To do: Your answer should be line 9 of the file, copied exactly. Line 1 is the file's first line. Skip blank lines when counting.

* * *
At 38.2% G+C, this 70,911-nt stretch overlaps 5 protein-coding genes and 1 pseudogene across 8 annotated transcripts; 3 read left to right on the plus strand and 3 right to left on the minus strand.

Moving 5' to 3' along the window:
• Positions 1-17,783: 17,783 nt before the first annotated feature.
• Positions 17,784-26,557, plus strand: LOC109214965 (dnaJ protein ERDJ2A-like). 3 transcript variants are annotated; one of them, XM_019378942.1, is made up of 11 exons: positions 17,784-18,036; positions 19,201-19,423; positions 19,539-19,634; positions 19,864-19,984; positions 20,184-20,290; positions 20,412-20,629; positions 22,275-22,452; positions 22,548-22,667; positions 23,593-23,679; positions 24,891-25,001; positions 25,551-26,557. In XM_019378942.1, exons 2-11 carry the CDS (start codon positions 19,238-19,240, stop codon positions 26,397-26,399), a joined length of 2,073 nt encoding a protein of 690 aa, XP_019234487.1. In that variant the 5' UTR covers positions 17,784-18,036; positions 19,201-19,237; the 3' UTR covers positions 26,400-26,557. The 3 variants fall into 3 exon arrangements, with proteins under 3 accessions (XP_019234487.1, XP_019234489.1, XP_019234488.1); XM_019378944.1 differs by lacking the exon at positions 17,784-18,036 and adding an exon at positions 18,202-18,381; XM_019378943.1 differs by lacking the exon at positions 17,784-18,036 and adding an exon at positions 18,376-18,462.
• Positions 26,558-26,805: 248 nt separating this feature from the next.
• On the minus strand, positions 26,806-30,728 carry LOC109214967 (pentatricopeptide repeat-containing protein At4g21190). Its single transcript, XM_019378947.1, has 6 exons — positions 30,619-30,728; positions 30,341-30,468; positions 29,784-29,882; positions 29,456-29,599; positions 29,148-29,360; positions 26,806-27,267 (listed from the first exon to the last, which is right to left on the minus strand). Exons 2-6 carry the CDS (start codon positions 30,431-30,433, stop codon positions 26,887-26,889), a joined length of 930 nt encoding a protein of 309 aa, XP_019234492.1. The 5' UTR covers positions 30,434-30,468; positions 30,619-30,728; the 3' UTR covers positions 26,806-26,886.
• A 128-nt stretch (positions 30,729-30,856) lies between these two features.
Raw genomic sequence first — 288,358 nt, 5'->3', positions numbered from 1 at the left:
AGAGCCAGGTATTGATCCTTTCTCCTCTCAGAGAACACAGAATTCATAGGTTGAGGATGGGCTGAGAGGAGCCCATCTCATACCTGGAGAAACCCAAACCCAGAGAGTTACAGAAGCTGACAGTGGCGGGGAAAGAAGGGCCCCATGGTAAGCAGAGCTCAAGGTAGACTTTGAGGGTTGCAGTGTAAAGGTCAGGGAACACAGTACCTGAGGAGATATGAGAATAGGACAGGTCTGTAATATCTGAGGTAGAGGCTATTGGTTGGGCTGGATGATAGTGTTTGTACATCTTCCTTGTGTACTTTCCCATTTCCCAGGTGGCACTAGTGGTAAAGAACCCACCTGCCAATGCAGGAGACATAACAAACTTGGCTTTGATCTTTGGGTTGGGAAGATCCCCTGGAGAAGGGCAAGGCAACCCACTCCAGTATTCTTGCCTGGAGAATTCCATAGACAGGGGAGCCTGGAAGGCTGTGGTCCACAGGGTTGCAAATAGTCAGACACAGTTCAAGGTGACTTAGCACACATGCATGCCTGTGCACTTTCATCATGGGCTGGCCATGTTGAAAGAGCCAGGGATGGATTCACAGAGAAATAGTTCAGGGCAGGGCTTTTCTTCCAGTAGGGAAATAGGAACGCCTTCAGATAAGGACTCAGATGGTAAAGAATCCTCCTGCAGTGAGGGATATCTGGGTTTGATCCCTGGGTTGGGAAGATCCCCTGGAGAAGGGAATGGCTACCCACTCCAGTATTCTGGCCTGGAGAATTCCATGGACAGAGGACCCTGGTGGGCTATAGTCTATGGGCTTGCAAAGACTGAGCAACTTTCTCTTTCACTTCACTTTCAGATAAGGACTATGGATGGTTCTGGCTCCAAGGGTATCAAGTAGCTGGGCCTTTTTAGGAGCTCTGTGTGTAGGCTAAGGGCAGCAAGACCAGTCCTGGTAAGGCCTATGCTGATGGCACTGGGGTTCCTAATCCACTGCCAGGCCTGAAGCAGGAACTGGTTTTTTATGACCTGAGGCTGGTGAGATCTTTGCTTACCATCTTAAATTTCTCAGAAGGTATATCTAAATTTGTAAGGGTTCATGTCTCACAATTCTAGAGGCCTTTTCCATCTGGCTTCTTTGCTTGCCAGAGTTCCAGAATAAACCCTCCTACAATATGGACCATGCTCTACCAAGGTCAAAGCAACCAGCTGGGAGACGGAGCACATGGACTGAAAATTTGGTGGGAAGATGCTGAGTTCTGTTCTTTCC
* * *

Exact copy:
AGAGCCAGGTATTGATCCTTTCTCCTCTCAGAGAACACAGAATTCATAGGTTGAGGATGGGCTGAGAGGAGCCCATCTCATACCTGGAGAAACCCAAACCCAGAGAGTTACAGAAGCTGACAGTGGCGGGGAAAGAAGGGCCCCATGGTAAGCAGAGCTCAAGGTAGACTTTGAGGGTTGCAGTGTAAAGGTCAGGGAACACAGTACCTGAGGAGATATGAGAATAGGACAGGTCTGTAATATCTGAGGTAGAGGCTATTGGTTGGGCTGGATGATAGTGTTTGTACATCTTCCTTGTGTACTTTCCCATTTCCCAGGTGGCACTAGTGGTAAAGAACCCACCTGCCAATGCAGGAGACATAACAAACTTGGCTTTGATCTTTGGGTTGGGAAGATCCCCTGGAGAAGGGCAAGGCAACCCACTCCAGTATTCTTGCCTGGAGAATTCCATAGACAGGGGAGCCTGGAAGGCTGTGGTCCACAGGGTTGCAAATAGTCAGACACAGTTCAAGGTGACTTAGCACACATGCATGCCTGTGCACTTTCATCATGGGCTGGCCATGTTGAAAGAGCCAGGGATGGATTCACAGAGAAATAGTTCAGGGCAGGGCTTTTCTTCCAGTAGGGAAATAGGAACGCCTTCAGATAAGGACTCAGATGGTAAAGAATCCTCCTGCAGTGAGGGATATCTGGGTTTGATCCCTGGGTTGGGAAGATCCCCTGGAGAAGGGAATGGCTACCCACTCCAGTATTCTGGCCTGGAGAATTCCATGGACAGAGGACCCTGGTGGGCTATAGTCTATGGGCTTGCAAAGACTGAGCAACTTTCTCTTTCACTTCACTTTCAGATAAGGACTATGGATGGTTCTGGCTCCAAGGGTATCAAGTAGCTGGGCCTTTTTAGGAGCTCTGTGTGTAGGCTAAGGGCAGCAAGACCAGTCCTGGTAAGGCCTATGCTGATGGCACTGGGGTTCCTAATCCACTGCCAGGCCTGAAGCAGGAACTGGTTTTTTATGACCTGAGGCTGGTGAGATCTTTGCTTACCATCTTAAATTTCTCAGAAGGTATATCTAAATTTGTAAGGGTTCATGTCTCACAATTCTAGAGGCCTTTTCCATCTGGCTTCTTTGCTTGCCAGAGTTCCAGAATAAACCCTCCTACAATATGGACCATGCTCTACCAAGGTCAAAGCAACCAGCTGGGAGACGGAGCACATGGACTGAAAATTTGGTGGGAAGATGCTGAGTTCTGTTCTTTCC